All the advertisers that have dropped Laura Ingraham after David Hogg's boycott

Hogg is asking his nearly 600,000 Twitter followers to boycott the Fox News host's advertisers
March 29, 2018, 5:15pm

Hours after Parkland survivor David Hogg called for a boycott of Laura Ingraham’s Fox News show, some advertisers are taking notice: So far, pet-food maker Nutrish and TripAdvisor announced they're pulling ads from her show.

Earlier this week Ingraham mocked David Hogg, a survivor of the Florida school shooting and activist for gun control, for not getting into all of the colleges he applied to. In response, Hogg asked his nearly 600,000 Twitter followers to boycott Ingraham’s biggest advertisers: Sleep Number, AT&T, Nutrish, Allstate & Esurance, Bayer, Rocket Mortgage, Liberty Mutual, Arby’s, TripAdvisor, Nestle, Hulu, and Wayfair.

Pet food company Nurtish was the first to announce it was removing its ads from Ingraham’s programs, which include the "Ingraham Angle" on Fox News and a syndicated radio show, "The Laura Ingraham Show."

TripAdvisor is also pulling their ads from Ingraham’s programs. In a statement sent to VICE News, a company spokesperson said: “In our view, these statements focused on a high school student, cross the line of decency. As such, we have made a decision to stop advertising on that program.”

The rest of the advertisers haven’t publicly responded to the call, which was tweeted out late Wednesday night, nor have they responded to requests for comments.

Many conservative outlets and activists began criticizing Hogg for his lack of college prospects after the 17-year-old told TMZ he was recently rejected by four University of California schools: UCLA, UC San Diego, UC Santa Barbara, and UC Irvine. He added that he'd been accepted to Florida Atlantic University, Cal Poly, and Cal State San Marcos.

“At this point we’re changing the world,” Hogg told TMZ. “If colleges want to support us in that, great; if not, doesn’t matter. We’re still going to change the world.”

Read: Conservatives are now mocking David Hogg's grades and college prospects

Ingraham took to Twitter to say that Hogg was whining about his rejections and said it was “totally predictable” that he wouldn’t be accepted to those universities with a 4.1 GPA. She did not immediately respond to requests for comment.

Hogg answered Ingraham's criticism by tweeting out a list of her biggest advertisers, and encouraging his followers to boycott them.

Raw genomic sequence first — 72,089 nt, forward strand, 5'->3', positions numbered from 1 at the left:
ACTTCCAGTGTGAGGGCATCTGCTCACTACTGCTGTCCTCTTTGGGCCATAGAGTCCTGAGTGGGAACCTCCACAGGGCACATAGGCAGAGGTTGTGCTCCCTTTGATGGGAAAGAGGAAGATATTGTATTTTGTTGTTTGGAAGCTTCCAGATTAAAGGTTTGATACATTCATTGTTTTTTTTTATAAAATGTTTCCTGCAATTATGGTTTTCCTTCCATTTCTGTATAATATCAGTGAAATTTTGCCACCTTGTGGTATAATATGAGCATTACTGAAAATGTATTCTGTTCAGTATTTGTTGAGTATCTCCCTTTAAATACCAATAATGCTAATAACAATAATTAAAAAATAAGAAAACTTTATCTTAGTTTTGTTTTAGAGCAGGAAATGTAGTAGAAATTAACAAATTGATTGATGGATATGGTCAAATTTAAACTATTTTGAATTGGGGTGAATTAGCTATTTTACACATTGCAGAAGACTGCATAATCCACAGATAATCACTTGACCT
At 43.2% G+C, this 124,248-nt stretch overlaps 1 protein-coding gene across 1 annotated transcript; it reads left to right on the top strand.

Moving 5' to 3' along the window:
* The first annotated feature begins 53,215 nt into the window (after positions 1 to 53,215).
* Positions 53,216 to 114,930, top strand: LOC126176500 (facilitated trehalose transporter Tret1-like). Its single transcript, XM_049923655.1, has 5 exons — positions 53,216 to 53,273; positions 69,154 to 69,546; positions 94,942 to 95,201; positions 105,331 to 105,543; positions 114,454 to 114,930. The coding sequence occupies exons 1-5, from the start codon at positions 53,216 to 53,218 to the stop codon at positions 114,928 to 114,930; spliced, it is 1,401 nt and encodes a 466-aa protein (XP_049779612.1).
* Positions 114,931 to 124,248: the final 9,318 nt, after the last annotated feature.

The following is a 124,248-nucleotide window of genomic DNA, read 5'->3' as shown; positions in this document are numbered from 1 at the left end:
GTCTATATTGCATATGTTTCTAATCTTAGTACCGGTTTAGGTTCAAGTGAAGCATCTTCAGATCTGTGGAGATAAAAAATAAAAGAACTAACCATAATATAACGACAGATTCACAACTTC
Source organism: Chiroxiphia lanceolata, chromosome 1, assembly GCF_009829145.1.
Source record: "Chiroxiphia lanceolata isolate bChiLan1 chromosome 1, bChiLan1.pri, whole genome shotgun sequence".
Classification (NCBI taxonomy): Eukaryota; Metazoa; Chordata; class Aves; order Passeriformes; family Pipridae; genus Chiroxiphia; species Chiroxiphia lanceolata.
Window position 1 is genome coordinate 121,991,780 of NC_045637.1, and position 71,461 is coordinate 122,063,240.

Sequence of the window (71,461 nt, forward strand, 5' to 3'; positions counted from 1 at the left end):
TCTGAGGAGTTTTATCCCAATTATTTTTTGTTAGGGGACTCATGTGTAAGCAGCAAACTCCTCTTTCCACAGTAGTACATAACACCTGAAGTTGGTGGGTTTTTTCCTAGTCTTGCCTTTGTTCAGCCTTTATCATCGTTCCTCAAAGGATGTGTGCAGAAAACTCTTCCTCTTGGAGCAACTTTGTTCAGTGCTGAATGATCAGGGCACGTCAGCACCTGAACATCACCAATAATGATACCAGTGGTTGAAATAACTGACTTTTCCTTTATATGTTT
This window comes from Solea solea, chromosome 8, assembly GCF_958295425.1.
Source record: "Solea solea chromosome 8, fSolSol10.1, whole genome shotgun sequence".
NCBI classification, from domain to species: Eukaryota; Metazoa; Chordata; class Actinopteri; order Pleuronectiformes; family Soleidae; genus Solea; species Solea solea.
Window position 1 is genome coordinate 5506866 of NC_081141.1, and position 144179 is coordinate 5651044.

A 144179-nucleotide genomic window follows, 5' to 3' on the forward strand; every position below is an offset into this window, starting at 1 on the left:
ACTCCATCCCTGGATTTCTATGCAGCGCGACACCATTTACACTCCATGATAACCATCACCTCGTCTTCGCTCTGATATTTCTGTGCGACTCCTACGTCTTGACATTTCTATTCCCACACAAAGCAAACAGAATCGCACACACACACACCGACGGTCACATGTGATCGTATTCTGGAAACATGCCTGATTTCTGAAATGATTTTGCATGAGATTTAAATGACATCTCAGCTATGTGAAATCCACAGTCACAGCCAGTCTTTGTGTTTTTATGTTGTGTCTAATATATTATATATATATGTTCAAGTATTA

TMZ producer Harvey Levin, who interviewed Hogg, responded to Ingram asking if she'd even watched the interview.

“David was not whining,” Levin tweeted. “I called him about the story. He was not feeling sorry for himself in the slightest. It was my idea that colleges should consider applicants who are so committed. Did you watch the video???”

Other survivors and activists have been tweeting as well, including Hogg's sister, 14-year-old Lauren Hogg, who told Ingraham to "please grow up."

This kind of overtly personal criticism is nothing new to the survivors of the Feb. 14 Marjory Stoneman Douglas school shooting. Hogg and his classmates, many of whom have become vocal activists in favor of gun control reform, have been the target of conservative criticism for weeks. The attacks have gotten considerably more aggressive since they planned and appeared at Saturday’s March for Our Lives in Washington, D.C.

Since then, Hogg has been compared to Hitler Youth by Minnesota Republican Rep. Mary Franson and right-wing media outlets like Breitbart, Infowars, and Bill Mitchell. Parkland survivor Emma González, another vocal activist, has been targeted and criticized by conservatives for wearing a Cuban flag on her jacket. A doctored video of González tearing up the Constitution spread on conservative social media over the weekend as well.

Both students, along with their peers, have also fallen victim to conspiracy theories that they are paid actors who are pretending to be grieving teenagers.

Cover image: Marjory Stoneman Douglas High School student David Hogg adresses the crowd during the March For Our Lives rally against gun violence in Washington, DC on March 24, 2018. (Jim Watson/AFP/Getty Images)

This article originally appeared on VICE News US.